Friday, October 7, 2011
THE EARNED INCOME CREDIT AND TAX FRAUD
I received a notice from the IRS yesterday as part of my subscription service that reported the following -
“The Internal Revenue Service announced today that it is issuing proposed regulations that would require paid tax return preparers, beginning in 2012, to file a due diligence checklist, Form 8867, with any federal return claiming the Earned Income Tax Credit (EITC). It is the same form that is currently required to be completed and retained in a preparer’s records.
The due diligence requirement, enacted by Congress over a decade ago, was designed to reduce errors on returns claiming the EITC, most of which are prepared by tax professionals.
The IRS created Form 8867, Paid Preparer's Earned Income Credit Checklist, to help preparers meet the requirement by obtaining eligibility information from their clients. Preparers have been required to keep copies of the form, or comparable documentation, which is subject to review by the IRS. To help ensure compliance with the law and that eligible taxpayers receive the right credit amount, the proposed regulations would require preparers, effective Jan. 1, 2012, to file the Form 8867 with each return claiming the EITC.”
The Earned Income Credit is a federal welfare program. As the notice explained -
“Unlike most deductions and credits, the EITC is refundable –– taxpayers can get it even if they owe no tax. For 2011 tax returns, the maximum credit will be $5,751.”
It is probably the most expensive federal welfare program. The notice further pointed out that –
“For 2009, over 26 million people received nearly $59 billion through the EITC.”
Because it is refundable the Earned Income Credit is a magnet for tax fraud.
Edwin Rubenstein, president of ESR Research issued a report in 2009 documenting abuse of the EITC. Rubenstein's 55-page report, "The Earned Income Tax Credit and Illegal Immigration: A Study in Fraud, Abuse, and Liberal Activism", was published in "The Social Contract", a quarterly journal of public affairs.
Rubinstein found that, "Year after year about one-third of all EITC returns are based on illegal multiple returns, phony Social Security numbers or claims of nonexistent children or spouses".
The General Accounting Office has reported that the IRS estimates between 27 and 32 percent of EITC dollars are collected fraudulently.
The Rubinstein report also identified the massive size of the Earned Income Tax Credit –
"EITC spending dwarfs that of the traditional welfare program – Temporary Assistance for Needy Families (TANF) – and food stamps combined."
Just about every tax preparer has had at least one EITC client who we learned after-the-fact, or strongly suspected, had sufficient unreported income to make them ineligible for the credit. And I would expect each one of us, at one time or another, had as a client the single parent with apart-time W-2 that also had an unreported, and unknown to us, side-line cash business cleaning houses and apartments? Or the Schedule C client who reported just enough income to max-out their Earned Income Credit?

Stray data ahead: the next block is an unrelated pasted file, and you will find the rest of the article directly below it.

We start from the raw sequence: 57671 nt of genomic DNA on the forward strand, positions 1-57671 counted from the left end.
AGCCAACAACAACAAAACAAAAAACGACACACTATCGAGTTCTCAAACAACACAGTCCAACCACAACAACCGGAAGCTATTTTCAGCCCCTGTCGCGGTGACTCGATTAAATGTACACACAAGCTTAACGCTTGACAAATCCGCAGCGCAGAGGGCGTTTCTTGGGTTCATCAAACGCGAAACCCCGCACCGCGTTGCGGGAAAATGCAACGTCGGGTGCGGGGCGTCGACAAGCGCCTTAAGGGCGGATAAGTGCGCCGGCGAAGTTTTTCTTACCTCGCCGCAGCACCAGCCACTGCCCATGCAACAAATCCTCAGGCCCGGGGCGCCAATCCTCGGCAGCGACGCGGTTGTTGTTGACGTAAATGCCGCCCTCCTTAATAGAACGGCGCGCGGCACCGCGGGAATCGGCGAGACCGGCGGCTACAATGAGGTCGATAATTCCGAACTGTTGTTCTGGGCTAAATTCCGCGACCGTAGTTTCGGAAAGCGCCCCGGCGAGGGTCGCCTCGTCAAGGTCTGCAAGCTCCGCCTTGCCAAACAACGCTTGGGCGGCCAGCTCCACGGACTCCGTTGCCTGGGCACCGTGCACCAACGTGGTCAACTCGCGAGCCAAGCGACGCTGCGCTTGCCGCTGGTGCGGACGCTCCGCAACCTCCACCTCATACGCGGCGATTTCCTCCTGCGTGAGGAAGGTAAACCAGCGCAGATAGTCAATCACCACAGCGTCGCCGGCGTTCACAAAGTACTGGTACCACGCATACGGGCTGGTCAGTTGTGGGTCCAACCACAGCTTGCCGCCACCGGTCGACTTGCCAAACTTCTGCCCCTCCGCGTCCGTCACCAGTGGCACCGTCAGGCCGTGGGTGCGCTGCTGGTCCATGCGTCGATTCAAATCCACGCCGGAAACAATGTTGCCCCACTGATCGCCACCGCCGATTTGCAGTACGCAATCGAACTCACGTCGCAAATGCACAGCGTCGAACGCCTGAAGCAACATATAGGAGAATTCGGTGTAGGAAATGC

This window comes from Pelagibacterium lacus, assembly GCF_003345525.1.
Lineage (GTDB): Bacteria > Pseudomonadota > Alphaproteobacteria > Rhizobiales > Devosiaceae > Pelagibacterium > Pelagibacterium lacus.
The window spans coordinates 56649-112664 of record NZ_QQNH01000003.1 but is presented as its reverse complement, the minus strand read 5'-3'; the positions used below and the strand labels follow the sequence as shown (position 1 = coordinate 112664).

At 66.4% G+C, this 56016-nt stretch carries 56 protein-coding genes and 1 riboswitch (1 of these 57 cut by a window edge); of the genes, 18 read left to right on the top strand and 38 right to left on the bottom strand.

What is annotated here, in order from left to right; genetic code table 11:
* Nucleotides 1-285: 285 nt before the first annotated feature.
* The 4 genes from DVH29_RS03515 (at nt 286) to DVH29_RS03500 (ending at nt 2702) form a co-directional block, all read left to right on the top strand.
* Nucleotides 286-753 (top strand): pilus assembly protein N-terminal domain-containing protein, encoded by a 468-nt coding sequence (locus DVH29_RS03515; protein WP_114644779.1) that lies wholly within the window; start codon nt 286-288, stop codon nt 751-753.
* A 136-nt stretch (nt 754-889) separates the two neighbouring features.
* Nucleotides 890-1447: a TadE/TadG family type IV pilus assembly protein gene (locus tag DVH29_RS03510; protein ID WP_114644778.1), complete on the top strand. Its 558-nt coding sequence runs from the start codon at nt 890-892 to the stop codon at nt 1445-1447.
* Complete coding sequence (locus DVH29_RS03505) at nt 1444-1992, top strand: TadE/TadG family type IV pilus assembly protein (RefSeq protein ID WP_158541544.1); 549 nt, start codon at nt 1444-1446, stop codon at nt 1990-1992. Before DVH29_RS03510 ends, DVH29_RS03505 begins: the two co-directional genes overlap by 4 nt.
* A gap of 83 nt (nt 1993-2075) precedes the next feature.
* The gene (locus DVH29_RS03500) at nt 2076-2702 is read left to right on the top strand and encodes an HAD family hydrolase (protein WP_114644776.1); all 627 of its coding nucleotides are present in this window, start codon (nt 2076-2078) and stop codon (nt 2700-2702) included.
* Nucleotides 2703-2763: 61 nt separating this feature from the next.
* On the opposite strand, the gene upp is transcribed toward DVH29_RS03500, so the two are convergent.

The Earned Income Credit does not provide the safeguards and checks and balances required in other federal and state welfare programs and necessary for responsible fiscal management. Hence the IRS requirement for additional “due diligence” when claiming the credit for a client. But simply asking questions of a client really is not sufficient.
And as tax professionals we have enough to worry about just getting all the necessary information from our clients without the added burden of having to determine if a person qualifies for federal welfare.
As I have been saying for years, the Earned Income Credit, and many other similar “tax expenditures”, does not belong in the Tax Code. The reasoning behind the existence of the EITC and many of the other tax expenditures is not necessarily bad. But they would be more appropriately and effectively distributed via direct “point of purchase” grants by the specific cabinet agency to which they apply, with all the accompanying checks and balances to verify the recipients’ qualification.
The EITC is one of the main reasons that close to half of Americans pay absolutely no federal income tax.
As a preparer I have no problem with being required to attach the due diligence form to the client’s return. Hey, it has to be completed anyway, so it is not additional work. I do not have that many clients who claim the credit anymore – and since I do not accept new clients I do not expect to have many, if any, more – so it is not a major issue in my practice. My problem is, as I said above, with the existence of the EITC in the Tax Code, and forcing tax preparers to take on the added burden of having to determine if a person qualifies for federal welfare.